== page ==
Saturday, June 27, 2009

The Best Grenache On The Planet!?

Grandiose pronouncements such as, 'vintage of the century' and 'best I've ever tasted', are often fueled by alcohol and a desire to silence other opinions. Lately it seems the next 'vintage of the century' rolls around a few years past the first. I admit, however, to being unable to think of much better Grenache (Garnacha) that's ever crossed my lips.
Chris Ringland who makes Three Rivers wine in Barossa, has a loyal cult-like following. He also consults on El Nido and Clio with Dan Phillips and Jorge Ordonez. Good luck finding any of those bottles. Bodegas Alto Moncayo also has the same three involved, plus my favorite little bargain Garnacha winery, Borsao. As you may have heard me mention before, Campo de Borja is the undisputed production area for bargain Garnacha. Now it also produces world class versions.

The earliest record of the wines I can locate in my Jorge material is 2002. The vineyards are scattered across three villages with mostly red clay soils, some are calcareous. The age of the vines ranges from 36-93 years old according to Jorge's fact sheets. I was under the impression that some of the vines were considerably over a century old.

As I mentioned in the post previous to this one, Garnacha (Grenache) possesses this intense, thick, fruity quality when harvested from old vines. It can seem ponderous on the palate, but just when you feel it may turn out to be sweet, and nearly liqueur-like, it brightens, focuses, and dries up enough to work with dinner. That litheness makes this a very interesting wine in that it offers so much pure hedonistic pleasure, yet appeals to fans of more elegant wines. I find Burgundy fanatics often roll their eyes when discussing Grenache, but when presented with these wines, they tip the glass back and quickly look for more. Cabernet drinkers do not often have the same reaction. Grenache seems too soft and silky for them. Exceptions abound, and I love to see people's faces when they try a true, old vine, full-throttled Grenache for the first time.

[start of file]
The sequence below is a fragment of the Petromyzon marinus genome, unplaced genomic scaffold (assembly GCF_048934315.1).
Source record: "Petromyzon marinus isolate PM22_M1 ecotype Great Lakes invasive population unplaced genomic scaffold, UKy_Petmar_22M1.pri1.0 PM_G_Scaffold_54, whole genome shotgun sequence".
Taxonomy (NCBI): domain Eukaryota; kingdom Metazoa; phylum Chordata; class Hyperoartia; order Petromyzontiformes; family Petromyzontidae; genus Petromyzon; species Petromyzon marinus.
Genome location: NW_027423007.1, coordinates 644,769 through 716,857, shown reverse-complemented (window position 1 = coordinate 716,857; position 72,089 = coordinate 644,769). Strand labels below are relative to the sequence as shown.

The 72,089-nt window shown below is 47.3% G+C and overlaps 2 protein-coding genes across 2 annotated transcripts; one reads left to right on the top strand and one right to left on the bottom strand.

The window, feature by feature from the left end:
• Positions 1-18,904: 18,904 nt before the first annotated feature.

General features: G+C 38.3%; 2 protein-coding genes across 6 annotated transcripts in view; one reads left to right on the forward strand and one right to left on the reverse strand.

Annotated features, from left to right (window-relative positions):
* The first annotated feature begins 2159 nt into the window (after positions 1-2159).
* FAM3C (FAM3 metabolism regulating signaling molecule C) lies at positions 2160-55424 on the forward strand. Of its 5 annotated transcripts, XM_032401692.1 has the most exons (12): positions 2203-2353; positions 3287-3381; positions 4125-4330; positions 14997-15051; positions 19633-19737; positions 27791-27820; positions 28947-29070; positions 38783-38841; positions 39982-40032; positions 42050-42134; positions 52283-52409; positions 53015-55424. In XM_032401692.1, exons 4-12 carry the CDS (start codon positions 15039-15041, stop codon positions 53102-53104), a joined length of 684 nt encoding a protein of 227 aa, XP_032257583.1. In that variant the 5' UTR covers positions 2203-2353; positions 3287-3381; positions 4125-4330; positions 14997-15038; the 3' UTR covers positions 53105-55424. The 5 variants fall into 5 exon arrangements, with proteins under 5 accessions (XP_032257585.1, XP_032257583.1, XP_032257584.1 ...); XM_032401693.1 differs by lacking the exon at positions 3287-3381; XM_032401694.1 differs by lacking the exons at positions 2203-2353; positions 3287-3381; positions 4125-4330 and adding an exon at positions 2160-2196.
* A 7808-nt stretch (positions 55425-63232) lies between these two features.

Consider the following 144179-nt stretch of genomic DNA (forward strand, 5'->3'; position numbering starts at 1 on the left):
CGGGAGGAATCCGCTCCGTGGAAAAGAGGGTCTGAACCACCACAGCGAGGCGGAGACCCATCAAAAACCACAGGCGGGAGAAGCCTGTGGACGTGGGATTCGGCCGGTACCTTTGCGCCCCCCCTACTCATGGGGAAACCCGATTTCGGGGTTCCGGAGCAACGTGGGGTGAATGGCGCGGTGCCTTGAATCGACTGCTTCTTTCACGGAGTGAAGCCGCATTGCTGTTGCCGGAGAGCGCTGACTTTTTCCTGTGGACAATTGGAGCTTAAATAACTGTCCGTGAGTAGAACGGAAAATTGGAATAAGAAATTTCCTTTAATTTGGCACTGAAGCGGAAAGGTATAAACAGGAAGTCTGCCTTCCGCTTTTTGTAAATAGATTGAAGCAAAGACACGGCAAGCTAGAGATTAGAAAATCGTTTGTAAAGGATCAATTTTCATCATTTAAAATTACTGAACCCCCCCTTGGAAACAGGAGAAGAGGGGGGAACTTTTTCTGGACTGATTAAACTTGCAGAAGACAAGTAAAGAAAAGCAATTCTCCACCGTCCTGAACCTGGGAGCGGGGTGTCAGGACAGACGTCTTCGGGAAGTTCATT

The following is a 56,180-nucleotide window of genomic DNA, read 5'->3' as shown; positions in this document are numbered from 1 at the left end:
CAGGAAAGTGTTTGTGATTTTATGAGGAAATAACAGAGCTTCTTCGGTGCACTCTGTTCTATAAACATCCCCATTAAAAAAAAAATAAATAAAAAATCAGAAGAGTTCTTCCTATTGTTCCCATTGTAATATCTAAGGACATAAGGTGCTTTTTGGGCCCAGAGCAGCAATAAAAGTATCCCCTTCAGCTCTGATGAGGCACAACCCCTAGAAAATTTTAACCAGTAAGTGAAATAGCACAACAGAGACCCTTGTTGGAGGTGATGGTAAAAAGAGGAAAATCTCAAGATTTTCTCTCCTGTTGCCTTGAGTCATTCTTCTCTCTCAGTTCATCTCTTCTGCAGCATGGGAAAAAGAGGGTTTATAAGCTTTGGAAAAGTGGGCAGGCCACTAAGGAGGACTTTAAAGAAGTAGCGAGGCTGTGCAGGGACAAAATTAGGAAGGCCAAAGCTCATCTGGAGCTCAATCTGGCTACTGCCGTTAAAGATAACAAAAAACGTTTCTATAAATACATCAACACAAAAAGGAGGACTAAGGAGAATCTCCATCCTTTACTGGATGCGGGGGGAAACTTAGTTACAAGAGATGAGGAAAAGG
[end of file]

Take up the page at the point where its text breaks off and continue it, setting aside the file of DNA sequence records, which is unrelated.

That being said, these wines can be difficult to locate and need some time in bottle to really shine. As far as food goes, grilled meats are best, with lamb, venison and ribs leading the charge for me. They work particularly well with fruit reduction sauces. Years ago, a venison dish with a blueberry sauce produced magic when paired with a Grenache I wish I could remember.

All of the wines are basket pressed to retain more of their inherently fruity nature.